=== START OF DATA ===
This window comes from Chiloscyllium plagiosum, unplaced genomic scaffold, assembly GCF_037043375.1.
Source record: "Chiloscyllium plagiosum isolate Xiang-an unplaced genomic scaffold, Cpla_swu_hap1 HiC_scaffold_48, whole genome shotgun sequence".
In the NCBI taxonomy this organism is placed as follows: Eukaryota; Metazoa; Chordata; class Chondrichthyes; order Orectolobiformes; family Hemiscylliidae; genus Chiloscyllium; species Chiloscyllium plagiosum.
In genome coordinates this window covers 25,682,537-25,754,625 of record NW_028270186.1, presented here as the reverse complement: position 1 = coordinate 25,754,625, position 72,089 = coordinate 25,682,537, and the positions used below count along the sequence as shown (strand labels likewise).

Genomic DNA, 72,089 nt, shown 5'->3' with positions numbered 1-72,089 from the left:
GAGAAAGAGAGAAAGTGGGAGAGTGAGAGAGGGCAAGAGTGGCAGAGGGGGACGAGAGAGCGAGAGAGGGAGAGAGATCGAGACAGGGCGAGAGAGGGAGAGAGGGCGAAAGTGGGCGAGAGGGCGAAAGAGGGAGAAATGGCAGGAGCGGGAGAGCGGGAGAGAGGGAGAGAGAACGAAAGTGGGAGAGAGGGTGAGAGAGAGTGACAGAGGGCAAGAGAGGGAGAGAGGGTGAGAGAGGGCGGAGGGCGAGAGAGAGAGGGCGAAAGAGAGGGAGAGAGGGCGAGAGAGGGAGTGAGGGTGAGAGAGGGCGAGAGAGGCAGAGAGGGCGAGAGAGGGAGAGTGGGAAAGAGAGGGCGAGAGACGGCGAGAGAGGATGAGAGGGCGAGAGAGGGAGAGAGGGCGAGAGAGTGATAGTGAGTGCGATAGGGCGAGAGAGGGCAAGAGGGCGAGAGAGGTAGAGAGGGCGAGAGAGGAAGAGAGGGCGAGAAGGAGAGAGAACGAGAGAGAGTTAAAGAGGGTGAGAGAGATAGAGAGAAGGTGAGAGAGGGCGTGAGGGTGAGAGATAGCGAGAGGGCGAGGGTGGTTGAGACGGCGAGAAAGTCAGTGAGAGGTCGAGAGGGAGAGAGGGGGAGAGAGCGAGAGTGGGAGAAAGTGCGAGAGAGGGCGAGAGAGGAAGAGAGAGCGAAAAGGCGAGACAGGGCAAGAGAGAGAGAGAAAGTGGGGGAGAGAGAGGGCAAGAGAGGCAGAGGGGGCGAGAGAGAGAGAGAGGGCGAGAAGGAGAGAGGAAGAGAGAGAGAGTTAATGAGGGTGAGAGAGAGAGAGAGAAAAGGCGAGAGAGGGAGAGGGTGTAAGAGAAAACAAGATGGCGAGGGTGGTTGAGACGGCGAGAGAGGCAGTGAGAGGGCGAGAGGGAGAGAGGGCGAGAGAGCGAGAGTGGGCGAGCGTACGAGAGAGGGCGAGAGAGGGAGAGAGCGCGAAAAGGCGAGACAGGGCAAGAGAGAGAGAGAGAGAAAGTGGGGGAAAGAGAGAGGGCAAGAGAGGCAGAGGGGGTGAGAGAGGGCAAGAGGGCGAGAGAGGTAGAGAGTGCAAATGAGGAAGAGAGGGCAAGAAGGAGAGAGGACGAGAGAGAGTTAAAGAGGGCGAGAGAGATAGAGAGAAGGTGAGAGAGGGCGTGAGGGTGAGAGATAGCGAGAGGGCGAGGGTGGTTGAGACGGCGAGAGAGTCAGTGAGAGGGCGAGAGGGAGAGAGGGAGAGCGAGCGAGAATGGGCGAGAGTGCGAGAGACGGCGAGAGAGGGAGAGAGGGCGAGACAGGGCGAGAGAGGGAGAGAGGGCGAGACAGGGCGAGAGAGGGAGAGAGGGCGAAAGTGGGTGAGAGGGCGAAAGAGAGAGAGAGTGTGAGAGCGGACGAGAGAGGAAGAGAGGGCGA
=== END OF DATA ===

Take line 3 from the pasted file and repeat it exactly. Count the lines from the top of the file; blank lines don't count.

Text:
In the NCBI taxonomy this organism is placed as follows: Eukaryota; Metazoa; Chordata; class Chondrichthyes; order Orectolobiformes; family Hemiscylliidae; genus Chiloscyllium; species Chiloscyllium plagiosum.